Most of the time when a substitution is announced, there is an outcry of disappointment. Not so this time, when celebrated young tenor Brian Jagde assumed the role of Cavaradossi in Santa Fe Opera's excellent production of Puccini's Tosca. Scheduled to sing the role at the San Francisco Opera next season, Mr. Jagde stepped in with aplomb, singing with admirable luminosity and acting the part with consummate conviction. Having enjoyed his performance as Elemer in Strauss' Arabella a few nights ago, we were thrilled with the opportunity to hear him in a major role. His voice warmed up beautifully and his "E lucevan le stelle" was heartbreaking. His vocal and dramatic skills were perfectly matched with those of his Florio Tosca, the South African soprano Amanda Echalaz. The two of them were completely convincing in their attraction to one another, such that we admit to a bit of weeping at the final curtain.
Equally impressive was baritone Raymond Aceto in the role of Scarpia, one of the most hateful villains in all of operadom. Slimy, oily, evil, powerful and extremely dangerous, this Scarpia was also seductive. All of these qualities were superbly created with vocal and dramatic finesse. Smaller roles were well cast and well performed; we especially enjoyed the Sacristan of Dale Travis whom we had previously enjoyed as Count Waldner in Arabella. He added appreciable notes of humor in his portrayal, snitching food and wine from Cavaradossi's picnic basket and singing with his mouth full; this comic relief did well in setting off the tragedy to come. Zachary Nelson excelled as the frightened Cesare Angelotti whom Cavaradossi was trying to help. Dennis Petersen was appropriately scary as the police agent Spoletta.
Much credit must be given to director Stephen Barlow for retaining validity of time and place, thus honoring the intentions of Puccini and his librettists Giuseppe Giacosa and Luigi Illica. The director's notes state that he did a successful production updated to London in the 60's but we are personally grateful that the Santa Fe production reverted to authenticity. The production was traditional but there were some interesting twists which we are reluctant to reveal but which clarified some of the plot holes. All of the stage business was apt and relevant, contributing the forward momentum. Indeed, this is one opera in which economy is evident--there is not a wasted action or word or note.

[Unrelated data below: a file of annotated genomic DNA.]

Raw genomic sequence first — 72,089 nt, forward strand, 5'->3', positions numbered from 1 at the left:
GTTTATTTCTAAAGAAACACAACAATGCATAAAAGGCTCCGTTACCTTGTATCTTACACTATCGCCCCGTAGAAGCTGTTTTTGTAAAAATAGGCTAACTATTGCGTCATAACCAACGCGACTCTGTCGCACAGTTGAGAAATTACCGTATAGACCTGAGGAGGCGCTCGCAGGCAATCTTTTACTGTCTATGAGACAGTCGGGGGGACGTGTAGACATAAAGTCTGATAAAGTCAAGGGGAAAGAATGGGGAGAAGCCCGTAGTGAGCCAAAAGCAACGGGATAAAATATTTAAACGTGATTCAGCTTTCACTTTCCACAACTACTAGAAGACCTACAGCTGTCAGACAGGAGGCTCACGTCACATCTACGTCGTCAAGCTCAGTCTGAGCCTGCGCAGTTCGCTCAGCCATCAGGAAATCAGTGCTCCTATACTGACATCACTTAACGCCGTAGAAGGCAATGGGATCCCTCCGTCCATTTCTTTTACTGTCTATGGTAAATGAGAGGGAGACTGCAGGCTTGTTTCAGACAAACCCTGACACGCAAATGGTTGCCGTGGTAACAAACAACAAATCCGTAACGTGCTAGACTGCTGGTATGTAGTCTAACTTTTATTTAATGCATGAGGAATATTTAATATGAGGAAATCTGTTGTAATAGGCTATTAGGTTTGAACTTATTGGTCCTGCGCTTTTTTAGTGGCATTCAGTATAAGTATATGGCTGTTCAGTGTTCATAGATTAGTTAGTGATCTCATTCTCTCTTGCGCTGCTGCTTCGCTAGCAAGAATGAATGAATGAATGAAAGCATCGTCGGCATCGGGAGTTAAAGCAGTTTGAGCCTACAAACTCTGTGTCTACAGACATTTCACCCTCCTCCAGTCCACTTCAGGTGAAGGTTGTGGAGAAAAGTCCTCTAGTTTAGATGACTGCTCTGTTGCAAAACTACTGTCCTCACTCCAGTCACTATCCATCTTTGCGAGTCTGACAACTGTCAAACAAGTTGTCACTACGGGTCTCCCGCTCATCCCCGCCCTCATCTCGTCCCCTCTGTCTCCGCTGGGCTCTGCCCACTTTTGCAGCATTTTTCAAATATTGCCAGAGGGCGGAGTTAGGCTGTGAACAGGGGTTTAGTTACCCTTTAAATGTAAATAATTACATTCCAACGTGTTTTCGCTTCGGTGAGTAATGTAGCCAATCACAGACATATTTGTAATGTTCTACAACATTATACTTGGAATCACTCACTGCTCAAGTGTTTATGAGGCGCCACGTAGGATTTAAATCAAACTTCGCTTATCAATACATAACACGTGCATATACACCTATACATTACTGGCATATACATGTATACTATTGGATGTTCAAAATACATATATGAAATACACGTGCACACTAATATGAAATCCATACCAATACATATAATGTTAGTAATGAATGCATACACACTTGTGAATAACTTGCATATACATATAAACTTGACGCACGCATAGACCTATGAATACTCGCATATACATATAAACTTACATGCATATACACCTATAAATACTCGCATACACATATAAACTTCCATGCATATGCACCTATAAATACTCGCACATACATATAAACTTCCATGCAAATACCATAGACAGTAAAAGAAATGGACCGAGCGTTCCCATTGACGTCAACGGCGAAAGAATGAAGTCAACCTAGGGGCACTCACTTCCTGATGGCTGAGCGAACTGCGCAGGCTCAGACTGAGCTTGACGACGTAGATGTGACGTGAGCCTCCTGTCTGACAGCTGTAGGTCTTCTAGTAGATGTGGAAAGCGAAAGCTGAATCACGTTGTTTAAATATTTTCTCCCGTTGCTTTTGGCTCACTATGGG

Costumes and sets by Yannis Thavoris suited the story and provided beauty as well. Sets were simple but did the job of suggesting the Church of Sant' Andrea del Valle, the Farnese Palace and Castel Sant' Angelo. In line with the theme of the opera--the destruction of art by politics--we see the golden cupola overturned.
In honor of Santa Fe, Tosca's gown in Act II is rendered in turquoise, rather than the customary red, and what a gorgeous gown it is! The scene in Act II allowed Tosca to demonstrate her extreme ambivalence toward killing Scarpia, much as Act I permitted Cavaradossi to demonstrate his being torn between Tosca's demands for attention and the needs of the fugitive Angelotti.
Musical values were up to their customary high standards. The reknowned conductor Frederic Chaslin led the orchestra through their paces and kept the tension at the correctly high level without ever rushing or overpowering the singers.
Although we find comparisons odious for the most part, we can't help mentioning how much more we enjoyed this production compared with the latest incarnation of Tosca at the Metropolitan Opera. And you can quote me on that! We calls 'em as we sees/hears 'em!
(c) meche kroop
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